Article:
Baby, You Can Drive My Car!
1937 Lincoln Zephyr Sedan
Winner at 2012 AACA Hershey, Pennsylvania
The story told behind the scenes illustrates and asks the question why does this car have a safe built into the trunk over the rear axles? And why does it have flip-flop bumper guards? Who would need a safe built into the back of their car during the post-World War II era in America in 1937?
One can only guess the obvious: picking up sums of cash and transporting the cash from one location to another. During the violent gangster era in America in the 1920’s and 1930’s, the task of transferring large sums of money must have been a distressing job indeed. If you were an accountant working for a gangster your employer would want to make sure that the money he stole did not get stolen from him.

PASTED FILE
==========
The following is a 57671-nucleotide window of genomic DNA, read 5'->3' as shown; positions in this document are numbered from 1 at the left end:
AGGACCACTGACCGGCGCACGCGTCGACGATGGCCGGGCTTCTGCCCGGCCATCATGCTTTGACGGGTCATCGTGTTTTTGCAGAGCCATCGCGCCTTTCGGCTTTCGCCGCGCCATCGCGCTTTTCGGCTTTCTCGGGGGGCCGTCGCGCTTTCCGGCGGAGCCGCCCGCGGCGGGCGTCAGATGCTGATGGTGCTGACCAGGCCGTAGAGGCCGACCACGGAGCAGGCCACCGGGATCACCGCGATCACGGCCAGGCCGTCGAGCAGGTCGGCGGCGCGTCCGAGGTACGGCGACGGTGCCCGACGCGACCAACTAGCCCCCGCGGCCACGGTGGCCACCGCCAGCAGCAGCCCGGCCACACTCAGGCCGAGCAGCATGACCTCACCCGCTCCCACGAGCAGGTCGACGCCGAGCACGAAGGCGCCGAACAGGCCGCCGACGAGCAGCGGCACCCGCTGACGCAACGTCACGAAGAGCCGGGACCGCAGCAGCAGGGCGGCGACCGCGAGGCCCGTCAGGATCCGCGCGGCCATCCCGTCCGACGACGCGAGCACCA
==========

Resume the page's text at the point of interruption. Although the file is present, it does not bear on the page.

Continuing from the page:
In what must have been an idea stolen from a Looney Tunes cartoon, we can see it now – the irrepressible Daffy Duck eluding a near fatal car chase with Porky Pig, only to slither away with an elevator-type bumper guard and speeding away. (Hey, Rocky, that floppy bumper guard is a great idea! Go get the fella’s so we can figure out one for our car!)
The special order rear bumper guard was designed with a vertical spring built into the bumper guard that would drop releasing it from being locked by the rear vehicle thereby unleashing the car from a bumper grip so that it may speed away.
Now, why couldn’t Detroit think of that?